That’s the east side of Meeker Avenue pictured above, with its newly constructed on-ramps and approach roadways feeding traffic from Brooklyn into Queens. It’s been so chaotic in this area for the last few years, what with the construction and all, that it was quite a relief to see a bit of calm inserted back into DUKBO.

– photo by Mitch Waxman

Saying that, there was still quite a hullabaloo going on in DUKBO.

The demolition of the 1939 bridge will be the supreme focus of all the concerned parties for the next several months, but for right now the teams of contractors and union hard hats are making busy with repaving local roads and improving the subterranean infrastructure (sewers, drains etc.) that serve the new bridge. I know the folks who live in the house that that backhoe is working in front of, who are… shall we just say… anxious for the project to conclude.

Tomorrow, I’ll show you what I saw whilst wearing the hard hat in DUKBO.


Upcoming Tours and events

Newtown Creek, Greenpoint to Hunters Point, walking tour with NYCH2O – June 29th, 7-9 p.m..

Experience and learn the history of the western side of Newtown Creek, as well as the East River Parks Hunters Point with NCA Historian Mitch Waxman details here.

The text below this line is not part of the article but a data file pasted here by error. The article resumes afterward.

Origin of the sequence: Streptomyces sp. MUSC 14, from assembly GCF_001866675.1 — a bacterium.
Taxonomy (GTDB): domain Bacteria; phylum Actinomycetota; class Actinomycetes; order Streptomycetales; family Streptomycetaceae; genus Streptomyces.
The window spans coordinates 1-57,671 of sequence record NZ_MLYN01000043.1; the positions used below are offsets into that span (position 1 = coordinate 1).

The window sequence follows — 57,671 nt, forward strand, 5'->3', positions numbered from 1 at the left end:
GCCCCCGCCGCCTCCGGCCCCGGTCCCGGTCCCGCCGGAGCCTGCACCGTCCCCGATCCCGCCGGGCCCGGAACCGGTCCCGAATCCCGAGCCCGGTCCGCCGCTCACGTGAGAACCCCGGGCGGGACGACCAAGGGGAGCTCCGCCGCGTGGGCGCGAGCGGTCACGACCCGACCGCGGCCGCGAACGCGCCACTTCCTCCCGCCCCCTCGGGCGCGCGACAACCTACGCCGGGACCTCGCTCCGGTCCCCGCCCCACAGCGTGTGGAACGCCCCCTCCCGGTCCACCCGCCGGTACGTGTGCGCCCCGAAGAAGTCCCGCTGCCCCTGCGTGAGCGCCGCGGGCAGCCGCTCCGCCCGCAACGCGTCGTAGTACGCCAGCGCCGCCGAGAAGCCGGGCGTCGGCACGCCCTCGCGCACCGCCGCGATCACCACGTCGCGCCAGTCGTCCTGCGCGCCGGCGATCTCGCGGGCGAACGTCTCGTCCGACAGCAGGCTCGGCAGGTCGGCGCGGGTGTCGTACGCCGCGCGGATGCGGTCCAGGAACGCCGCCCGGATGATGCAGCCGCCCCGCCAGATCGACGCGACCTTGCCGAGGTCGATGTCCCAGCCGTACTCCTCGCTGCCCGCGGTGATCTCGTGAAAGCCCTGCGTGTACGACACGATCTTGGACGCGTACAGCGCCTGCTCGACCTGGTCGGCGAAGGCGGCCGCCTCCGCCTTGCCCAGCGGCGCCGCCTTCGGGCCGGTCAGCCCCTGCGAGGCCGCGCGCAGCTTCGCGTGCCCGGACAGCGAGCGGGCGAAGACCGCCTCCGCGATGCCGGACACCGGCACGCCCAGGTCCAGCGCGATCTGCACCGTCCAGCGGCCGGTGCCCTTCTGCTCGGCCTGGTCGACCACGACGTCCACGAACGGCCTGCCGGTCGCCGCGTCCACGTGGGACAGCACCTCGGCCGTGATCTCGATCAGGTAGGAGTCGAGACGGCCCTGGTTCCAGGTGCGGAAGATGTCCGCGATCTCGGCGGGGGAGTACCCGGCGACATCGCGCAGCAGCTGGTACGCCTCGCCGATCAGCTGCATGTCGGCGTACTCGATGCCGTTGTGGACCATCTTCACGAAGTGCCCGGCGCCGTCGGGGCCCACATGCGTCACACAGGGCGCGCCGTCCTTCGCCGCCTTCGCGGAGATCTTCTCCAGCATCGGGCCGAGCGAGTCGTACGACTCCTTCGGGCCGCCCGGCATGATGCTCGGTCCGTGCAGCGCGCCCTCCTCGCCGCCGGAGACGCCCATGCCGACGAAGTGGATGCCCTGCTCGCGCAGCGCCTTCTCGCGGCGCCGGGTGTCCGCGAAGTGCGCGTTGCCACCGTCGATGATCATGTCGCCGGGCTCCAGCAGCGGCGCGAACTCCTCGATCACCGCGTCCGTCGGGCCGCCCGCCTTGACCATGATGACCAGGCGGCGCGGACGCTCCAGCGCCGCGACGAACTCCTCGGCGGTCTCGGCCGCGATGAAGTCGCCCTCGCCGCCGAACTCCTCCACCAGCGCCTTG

“follow” me on Twitter- @newtownpentacle

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The concrete devastations, in today’s post.

– photo by Mitch Waxman

As I’ve mentioned several times recently, an effort is under way to revisit a number of spots which I’ve not set foot in for a while. When I first began wandering around Newtown Creek and the neighborhoods surrounding it, a point was made to visit every single block, but in recent months and years, temporal exigency has caused one to travel along “efficient” routes to get from Point A (A as in Astoria) to Points B, C, and so on.

Accordingly, since I seem to have all the time in the world at the moment, I’m taking the road less travelled and revisiting a few locales which have been off my radar for a bit. To wit, pictured above is the view from 53rd avenue at the angle between Sunnyside and West Maspeth, looking west towards the BQE/LIE interchange.

– photo by Mitch Waxman

Prior to the installation of the two highways, roughly 75-80 years ago, this was a place where working people still lived. There was a neighborhood here, at the western border of Newtown’s Maspeth section and the eastern border of LIC’s Blissville subdivision. That’s when Robert Moses, with his New Meeker Avenue Bridge (Kosciuszko Bridge), and Brooklyn Queens Connecting highway, and Long Island Expressway came to town. Zoning decisions made in Manhattan during the post WW2 era rendered this area as “M1” – meaning it is designated for heavy manufacturing usage only.

Regardless of how the City people decided this land should be used, residential usage continued and there are still a small number of fairly ancient homes found peppered in amongst the warehouses, factories and construction oriented tower crane storage yards hereabouts.

– photo by Mitch Waxman

Funny thing is that this neighborhood is – observationally – one of the last places in NYC where you can “leave your front door open.” Saying that, when I use the term “concretized devastations of Western Queens” this section of industrial Maspeth is what I’m usually thinking of.